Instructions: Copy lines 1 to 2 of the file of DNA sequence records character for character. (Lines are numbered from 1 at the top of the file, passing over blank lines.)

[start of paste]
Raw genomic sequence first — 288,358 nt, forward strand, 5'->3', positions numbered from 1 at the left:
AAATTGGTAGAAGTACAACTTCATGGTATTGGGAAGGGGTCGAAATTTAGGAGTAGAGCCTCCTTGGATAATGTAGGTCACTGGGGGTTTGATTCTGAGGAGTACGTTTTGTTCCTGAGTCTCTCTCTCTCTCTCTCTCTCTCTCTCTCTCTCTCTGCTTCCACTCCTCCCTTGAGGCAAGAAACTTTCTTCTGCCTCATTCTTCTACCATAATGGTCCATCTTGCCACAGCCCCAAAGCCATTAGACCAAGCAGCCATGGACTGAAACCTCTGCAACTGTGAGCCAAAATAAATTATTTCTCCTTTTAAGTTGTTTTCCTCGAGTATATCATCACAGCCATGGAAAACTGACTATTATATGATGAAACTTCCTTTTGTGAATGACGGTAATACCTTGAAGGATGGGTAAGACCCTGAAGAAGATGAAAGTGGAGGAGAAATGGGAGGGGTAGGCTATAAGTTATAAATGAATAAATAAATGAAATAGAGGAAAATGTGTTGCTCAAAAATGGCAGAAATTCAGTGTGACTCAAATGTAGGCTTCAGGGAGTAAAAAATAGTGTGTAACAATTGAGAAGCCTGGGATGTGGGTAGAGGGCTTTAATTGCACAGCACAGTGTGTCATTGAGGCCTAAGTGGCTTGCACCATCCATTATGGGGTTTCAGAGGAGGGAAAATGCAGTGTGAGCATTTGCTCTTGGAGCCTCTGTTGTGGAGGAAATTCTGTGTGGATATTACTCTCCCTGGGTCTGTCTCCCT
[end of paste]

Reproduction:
Raw genomic sequence first — 288,358 nt, forward strand, 5'->3', positions numbered from 1 at the left:
AAATTGGTAGAAGTACAACTTCATGGTATTGGGAAGGGGTCGAAATTTAGGAGTAGAGCCTCCTTGGATAATGTAGGTCACTGGGGGTTTGATTCTGAGGAGTACGTTTTGTTCCTGAGTCTCTCTCTCTCTCTCTCTCTCTCTCTCTCTCTCTCTGCTTCCACTCCTCCCTTGAGGCAAGAAACTTTCTTCTGCCTCATTCTTCTACCATAATGGTCCATCTTGCCACAGCCCCAAAGCCATTAGACCAAGCAGCCATGGACTGAAACCTCTGCAACTGTGAGCCAAAATAAATTATTTCTCCTTTTAAGTTGTTTTCCTCGAGTATATCATCACAGCCATGGAAAACTGACTATTATATGATGAAACTTCCTTTTGTGAATGACGGTAATACCTTGAAGGATGGGTAAGACCCTGAAGAAGATGAAAGTGGAGGAGAAATGGGAGGGGTAGGCTATAAGTTATAAATGAATAAATAAATGAAATAGAGGAAAATGTGTTGCTCAAAAATGGCAGAAATTCAGTGTGACTCAAATGTAGGCTTCAGGGAGTAAAAAATAGTGTGTAACAATTGAGAAGCCTGGGATGTGGGTAGAGGGCTTTAATTGCACAGCACAGTGTGTCATTGAGGCCTAAGTGGCTTGCACCATCCATTATGGGGTTTCAGAGGAGGGAAAATGCAGTGTGAGCATTTGCTCTTGGAGCCTCTGTTGTGGAGGAAATTCTGTGTGGATATTACTCTCCCTGGGTCTGTCTCCCT